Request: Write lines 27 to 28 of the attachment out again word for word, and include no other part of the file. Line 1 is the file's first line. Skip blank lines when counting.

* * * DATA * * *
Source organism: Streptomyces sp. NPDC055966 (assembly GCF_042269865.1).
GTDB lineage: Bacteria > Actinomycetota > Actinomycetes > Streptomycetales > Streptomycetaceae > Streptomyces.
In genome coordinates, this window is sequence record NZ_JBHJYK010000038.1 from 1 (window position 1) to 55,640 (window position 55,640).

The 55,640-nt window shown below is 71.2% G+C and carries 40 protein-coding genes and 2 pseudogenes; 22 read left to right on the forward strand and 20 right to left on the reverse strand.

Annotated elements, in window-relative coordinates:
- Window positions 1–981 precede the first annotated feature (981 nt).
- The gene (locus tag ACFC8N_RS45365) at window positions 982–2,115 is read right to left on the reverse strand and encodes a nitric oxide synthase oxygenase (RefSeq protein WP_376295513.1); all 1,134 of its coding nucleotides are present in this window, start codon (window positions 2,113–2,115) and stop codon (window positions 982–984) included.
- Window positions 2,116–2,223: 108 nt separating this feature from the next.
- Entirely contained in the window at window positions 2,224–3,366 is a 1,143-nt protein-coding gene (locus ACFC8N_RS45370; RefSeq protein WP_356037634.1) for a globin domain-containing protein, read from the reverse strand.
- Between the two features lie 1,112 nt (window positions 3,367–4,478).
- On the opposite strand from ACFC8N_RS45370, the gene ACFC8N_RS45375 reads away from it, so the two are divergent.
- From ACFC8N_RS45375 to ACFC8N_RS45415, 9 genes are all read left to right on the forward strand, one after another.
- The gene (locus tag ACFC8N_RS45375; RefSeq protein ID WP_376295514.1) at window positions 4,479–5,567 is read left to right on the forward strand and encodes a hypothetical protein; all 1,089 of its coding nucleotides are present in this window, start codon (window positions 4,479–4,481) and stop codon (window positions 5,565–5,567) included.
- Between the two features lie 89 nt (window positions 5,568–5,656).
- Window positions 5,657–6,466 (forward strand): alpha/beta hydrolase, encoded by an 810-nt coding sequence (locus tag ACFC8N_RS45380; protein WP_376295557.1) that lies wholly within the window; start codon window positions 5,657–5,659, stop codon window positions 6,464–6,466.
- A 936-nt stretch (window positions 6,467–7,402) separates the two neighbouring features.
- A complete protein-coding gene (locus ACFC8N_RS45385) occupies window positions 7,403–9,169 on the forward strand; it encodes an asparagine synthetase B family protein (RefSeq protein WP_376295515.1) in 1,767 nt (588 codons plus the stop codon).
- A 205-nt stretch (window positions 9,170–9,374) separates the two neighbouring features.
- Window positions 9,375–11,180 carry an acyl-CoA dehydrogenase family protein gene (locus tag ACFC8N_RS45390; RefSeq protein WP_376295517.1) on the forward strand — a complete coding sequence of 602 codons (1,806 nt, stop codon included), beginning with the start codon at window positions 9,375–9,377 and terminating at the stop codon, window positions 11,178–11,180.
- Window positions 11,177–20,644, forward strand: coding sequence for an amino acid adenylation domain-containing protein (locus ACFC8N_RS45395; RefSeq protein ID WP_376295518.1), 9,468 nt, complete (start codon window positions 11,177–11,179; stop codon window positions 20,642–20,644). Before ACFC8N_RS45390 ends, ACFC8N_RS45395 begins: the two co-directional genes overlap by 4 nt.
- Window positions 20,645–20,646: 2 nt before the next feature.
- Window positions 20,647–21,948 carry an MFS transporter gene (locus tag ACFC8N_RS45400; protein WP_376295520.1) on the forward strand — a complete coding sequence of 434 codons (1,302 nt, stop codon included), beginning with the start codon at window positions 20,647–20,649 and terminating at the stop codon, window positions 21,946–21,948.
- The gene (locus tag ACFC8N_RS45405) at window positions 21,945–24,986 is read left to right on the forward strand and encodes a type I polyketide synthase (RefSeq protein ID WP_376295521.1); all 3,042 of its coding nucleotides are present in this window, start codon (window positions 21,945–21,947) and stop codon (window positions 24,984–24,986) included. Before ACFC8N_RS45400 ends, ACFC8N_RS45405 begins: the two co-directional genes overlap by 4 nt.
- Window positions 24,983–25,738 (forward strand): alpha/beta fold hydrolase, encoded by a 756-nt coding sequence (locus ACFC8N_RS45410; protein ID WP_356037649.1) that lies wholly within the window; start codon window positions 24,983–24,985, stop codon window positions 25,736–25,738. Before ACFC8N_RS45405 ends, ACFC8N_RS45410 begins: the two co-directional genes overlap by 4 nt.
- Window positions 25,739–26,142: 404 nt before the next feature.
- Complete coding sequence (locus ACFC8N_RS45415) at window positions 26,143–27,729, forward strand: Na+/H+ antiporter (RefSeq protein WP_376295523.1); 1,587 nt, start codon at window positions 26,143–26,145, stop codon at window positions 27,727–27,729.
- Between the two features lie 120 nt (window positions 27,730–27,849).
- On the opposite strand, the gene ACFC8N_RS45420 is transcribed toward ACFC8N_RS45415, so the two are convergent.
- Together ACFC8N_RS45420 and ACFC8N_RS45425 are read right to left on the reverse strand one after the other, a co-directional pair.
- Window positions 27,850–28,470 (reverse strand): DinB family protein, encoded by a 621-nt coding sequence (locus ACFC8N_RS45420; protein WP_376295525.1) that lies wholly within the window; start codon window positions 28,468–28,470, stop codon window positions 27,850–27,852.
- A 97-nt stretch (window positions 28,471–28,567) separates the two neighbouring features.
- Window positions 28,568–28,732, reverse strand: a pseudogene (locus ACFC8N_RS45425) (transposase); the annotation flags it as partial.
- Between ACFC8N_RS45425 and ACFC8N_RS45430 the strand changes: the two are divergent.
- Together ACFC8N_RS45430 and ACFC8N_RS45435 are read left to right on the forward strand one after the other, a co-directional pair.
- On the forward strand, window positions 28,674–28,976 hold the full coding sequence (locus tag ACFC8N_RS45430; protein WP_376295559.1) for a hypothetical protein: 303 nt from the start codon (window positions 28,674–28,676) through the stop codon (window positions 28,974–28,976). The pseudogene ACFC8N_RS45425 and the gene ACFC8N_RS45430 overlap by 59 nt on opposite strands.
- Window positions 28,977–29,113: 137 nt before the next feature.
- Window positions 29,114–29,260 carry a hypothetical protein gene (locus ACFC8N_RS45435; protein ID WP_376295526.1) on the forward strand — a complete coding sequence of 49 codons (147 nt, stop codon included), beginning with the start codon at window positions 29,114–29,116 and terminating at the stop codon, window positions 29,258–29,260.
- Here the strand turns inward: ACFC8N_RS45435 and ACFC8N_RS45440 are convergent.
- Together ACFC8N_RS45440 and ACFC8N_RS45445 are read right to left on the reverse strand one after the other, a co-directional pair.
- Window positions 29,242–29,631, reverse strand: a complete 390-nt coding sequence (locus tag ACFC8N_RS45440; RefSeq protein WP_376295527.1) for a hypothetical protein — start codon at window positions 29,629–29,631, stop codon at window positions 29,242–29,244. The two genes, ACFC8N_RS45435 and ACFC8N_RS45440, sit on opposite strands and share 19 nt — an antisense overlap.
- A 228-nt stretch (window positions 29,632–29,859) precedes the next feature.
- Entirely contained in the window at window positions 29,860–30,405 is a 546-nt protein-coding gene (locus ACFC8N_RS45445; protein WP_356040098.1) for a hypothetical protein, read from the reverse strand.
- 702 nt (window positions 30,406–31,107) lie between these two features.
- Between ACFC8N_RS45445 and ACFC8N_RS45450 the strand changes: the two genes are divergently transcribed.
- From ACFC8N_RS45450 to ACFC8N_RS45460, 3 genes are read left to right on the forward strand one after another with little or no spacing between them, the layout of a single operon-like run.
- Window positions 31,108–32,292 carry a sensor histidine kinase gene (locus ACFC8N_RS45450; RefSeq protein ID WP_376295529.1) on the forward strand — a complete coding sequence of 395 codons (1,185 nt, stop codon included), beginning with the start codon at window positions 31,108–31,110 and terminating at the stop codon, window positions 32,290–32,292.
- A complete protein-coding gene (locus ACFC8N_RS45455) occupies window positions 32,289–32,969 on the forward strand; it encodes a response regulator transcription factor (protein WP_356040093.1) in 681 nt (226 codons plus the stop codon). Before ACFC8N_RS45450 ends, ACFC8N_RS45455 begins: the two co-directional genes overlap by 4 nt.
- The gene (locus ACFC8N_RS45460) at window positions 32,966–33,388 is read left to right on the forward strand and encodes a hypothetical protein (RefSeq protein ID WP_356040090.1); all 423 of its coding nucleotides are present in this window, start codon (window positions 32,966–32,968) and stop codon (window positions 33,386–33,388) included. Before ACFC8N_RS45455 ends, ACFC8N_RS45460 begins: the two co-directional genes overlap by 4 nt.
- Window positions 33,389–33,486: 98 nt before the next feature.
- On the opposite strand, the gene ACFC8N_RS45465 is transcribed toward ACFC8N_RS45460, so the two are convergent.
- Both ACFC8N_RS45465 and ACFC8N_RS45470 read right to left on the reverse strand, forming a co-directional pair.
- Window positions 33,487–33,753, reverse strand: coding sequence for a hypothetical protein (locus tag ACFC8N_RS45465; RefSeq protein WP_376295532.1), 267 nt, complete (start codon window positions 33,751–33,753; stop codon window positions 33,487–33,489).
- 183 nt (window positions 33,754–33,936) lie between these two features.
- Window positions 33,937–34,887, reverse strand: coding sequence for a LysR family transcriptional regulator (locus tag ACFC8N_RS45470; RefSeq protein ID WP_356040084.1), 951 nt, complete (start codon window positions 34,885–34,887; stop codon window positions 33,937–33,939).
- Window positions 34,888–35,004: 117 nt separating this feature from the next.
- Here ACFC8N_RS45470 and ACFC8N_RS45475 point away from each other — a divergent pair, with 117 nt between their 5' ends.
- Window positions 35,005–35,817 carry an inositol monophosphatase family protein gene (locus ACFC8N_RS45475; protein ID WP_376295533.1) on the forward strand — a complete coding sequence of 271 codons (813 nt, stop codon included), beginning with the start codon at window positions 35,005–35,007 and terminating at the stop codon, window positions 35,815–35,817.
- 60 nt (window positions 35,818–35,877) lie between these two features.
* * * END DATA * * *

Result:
- Between the two features lie 120 nt (window positions 27,730–27,849).
- On the opposite strand, the gene ACFC8N_RS45420 is transcribed toward ACFC8N_RS45415, so the two are convergent.